The series on Stew continues with the national dish of the Philippines: Chicken Adobo. If you’ve never tasted Filipino food, you’re in for a treat!
My introduction to Filipino cuisine was less than pleasant. I was 8 years old and my dad took us to a Filipino restaurant and ordered fish soup. The waiter presented a whole fish in a pale broth; the fish was so big it’s head and tail hung off either end of the bowl. An 8-year-old would hold their nose at any fish, but to place a whole, limp fish in front of them is asking for it. So I embarrassed him with gags and “ewws.”
Years later I found the recipe for Chicken Adobo, and immediately my perception of Filipino cuisine began to transform. The ingredients were so familiar and warm. I had to try it.
Adobo literally means “sauce” in Spanish. It’s made by stewing chicken in a mixture of vinegar and soy sauce. A quick Google search reveals that a lot of Filipino dishes are made by stewing in vinegar. I can only imagine the conversation between the Filipinos and the Spanaids. “Yum! What is this!?” “Chicken.” “But what’s this sauce?” “It’s just sauce.” And thus, chicken adobo was born.
The dish is delicious on its own, but I added a few touches. While the chicken stewed, I added tang with tamarind sauce, heat with scotch bonnet pepper and finally some depth with brown sugar.Spoon the Chicken and the sauce over a pile of fluffy white rice, and enjoy with roasted leeks on the side.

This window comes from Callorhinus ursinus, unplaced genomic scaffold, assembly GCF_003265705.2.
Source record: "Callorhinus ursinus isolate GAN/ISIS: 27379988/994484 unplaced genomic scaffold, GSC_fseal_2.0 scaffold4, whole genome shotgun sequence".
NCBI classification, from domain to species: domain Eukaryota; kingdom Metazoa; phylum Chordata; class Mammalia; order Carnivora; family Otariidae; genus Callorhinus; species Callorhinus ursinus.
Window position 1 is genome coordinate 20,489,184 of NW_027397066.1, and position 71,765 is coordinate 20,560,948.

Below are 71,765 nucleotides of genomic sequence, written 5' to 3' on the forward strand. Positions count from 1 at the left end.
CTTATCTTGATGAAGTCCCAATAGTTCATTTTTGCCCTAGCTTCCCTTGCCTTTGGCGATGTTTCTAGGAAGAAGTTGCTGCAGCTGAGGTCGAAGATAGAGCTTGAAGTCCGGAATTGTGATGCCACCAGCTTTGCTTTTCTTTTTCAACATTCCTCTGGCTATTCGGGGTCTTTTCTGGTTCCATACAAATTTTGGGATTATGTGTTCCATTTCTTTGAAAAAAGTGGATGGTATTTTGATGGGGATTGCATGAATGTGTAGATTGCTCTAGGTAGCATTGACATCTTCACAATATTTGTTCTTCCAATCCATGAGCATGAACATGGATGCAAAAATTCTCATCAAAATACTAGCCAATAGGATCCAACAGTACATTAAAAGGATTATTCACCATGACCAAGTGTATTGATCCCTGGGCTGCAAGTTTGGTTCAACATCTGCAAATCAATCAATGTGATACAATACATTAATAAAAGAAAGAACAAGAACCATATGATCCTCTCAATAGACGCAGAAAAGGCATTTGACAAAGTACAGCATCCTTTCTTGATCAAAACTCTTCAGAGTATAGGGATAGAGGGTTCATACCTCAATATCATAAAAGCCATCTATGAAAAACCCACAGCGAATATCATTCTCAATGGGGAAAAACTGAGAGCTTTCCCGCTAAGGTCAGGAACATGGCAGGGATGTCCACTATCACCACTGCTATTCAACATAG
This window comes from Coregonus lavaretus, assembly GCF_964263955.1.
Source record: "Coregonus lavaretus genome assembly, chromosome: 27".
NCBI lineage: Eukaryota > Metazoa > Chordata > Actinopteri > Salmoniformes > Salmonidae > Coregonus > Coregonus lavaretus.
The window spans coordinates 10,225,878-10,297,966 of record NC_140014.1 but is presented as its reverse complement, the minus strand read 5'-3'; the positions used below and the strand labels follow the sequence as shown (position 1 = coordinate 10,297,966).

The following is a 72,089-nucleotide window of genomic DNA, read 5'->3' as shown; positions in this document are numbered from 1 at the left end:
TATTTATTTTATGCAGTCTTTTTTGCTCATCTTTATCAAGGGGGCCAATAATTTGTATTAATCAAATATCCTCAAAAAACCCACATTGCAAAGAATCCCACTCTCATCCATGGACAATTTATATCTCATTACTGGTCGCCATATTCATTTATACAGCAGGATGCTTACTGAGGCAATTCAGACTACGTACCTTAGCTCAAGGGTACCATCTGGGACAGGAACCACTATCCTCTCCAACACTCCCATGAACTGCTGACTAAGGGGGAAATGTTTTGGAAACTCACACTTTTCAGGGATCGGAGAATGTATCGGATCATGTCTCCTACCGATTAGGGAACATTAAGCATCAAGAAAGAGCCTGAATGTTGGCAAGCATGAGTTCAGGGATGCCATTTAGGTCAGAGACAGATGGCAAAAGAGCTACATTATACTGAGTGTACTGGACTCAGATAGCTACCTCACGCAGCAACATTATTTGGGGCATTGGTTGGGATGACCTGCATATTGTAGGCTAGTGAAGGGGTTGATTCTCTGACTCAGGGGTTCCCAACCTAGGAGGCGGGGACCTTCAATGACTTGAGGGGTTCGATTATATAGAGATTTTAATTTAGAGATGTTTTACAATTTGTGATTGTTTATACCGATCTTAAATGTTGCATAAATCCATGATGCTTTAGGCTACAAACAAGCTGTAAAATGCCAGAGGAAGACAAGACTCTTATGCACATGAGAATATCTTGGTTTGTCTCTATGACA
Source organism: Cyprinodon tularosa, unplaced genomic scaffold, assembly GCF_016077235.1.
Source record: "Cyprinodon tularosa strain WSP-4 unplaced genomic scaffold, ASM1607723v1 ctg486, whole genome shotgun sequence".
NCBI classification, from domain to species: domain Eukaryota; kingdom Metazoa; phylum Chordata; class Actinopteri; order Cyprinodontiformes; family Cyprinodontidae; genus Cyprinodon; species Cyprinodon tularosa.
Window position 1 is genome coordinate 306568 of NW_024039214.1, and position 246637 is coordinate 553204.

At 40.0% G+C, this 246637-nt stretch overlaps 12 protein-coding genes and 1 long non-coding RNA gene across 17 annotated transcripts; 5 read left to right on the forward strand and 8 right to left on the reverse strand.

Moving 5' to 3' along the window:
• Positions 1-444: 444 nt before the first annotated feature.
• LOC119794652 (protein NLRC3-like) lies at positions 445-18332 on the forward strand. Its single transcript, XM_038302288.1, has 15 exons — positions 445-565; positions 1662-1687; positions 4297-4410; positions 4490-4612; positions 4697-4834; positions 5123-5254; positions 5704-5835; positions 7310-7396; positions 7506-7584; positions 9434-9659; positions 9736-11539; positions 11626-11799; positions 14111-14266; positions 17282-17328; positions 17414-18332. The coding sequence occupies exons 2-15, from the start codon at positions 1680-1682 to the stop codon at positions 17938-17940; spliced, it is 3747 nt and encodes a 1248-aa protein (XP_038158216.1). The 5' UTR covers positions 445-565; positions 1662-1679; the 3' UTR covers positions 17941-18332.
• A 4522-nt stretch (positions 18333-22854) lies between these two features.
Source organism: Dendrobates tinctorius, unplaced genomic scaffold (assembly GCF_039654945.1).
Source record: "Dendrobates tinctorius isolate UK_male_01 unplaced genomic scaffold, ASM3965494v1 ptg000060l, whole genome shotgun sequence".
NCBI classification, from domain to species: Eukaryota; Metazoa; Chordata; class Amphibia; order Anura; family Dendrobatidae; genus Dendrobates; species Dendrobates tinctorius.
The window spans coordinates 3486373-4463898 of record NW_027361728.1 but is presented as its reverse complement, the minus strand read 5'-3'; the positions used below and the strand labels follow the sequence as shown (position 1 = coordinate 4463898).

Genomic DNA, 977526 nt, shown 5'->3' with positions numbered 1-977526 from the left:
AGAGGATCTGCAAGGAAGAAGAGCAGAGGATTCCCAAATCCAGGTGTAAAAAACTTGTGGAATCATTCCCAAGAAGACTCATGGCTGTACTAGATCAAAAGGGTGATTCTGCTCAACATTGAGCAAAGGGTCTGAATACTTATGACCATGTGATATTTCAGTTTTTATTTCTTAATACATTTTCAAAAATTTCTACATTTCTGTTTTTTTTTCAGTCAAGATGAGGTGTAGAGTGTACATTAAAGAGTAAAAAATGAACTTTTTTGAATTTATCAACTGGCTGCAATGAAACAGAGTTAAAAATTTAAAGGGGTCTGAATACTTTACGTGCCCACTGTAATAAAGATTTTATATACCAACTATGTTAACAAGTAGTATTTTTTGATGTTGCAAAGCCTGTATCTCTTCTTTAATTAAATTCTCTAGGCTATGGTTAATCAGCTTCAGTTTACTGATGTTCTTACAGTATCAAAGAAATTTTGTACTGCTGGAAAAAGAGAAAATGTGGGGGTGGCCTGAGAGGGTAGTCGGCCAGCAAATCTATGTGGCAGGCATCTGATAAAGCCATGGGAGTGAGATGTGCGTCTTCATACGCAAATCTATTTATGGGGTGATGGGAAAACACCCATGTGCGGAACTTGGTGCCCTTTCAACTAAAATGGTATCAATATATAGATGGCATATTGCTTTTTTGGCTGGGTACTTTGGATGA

The recipe is so simple, and it’s ready in just about an hour. Best of all, doesn’t it look so good?
Filipino Chicken (Adobo)
4 skinless chicken thighs
1 onion, diced
3 garlic cloves, minced
½ cup Soy Sauce
½ cup White Vinegar
1 tbsp Tamarind sauce
1/2 tbsp Brown sugar
1 tsp scotch bonnet pepper
1 bay leaf
1. Season the chicken with S&P, dredge it in flour and brown it for a few minutes on each side. It is ready when it is golden brown. Take it out of the pan and set aside.
2. Saute the onions until they are soft (about 5 minutes). Add the garlic and saute for another 30 seconds to 1 minute. Season with salt and pepper.
3. Deglaze the pan with the soy sauce and white vinegar.
4. Add a Bay leaf and black peppercorns (or just black pepper), as well as the tamarind, sugar and pepper.
5. Return the chicken (including the juices) to the pan.
6. Stew the chicken for about 30-40 minutes.
Check out more pictures: http://www.adviceter.com/a/131/Chicken_Adobo/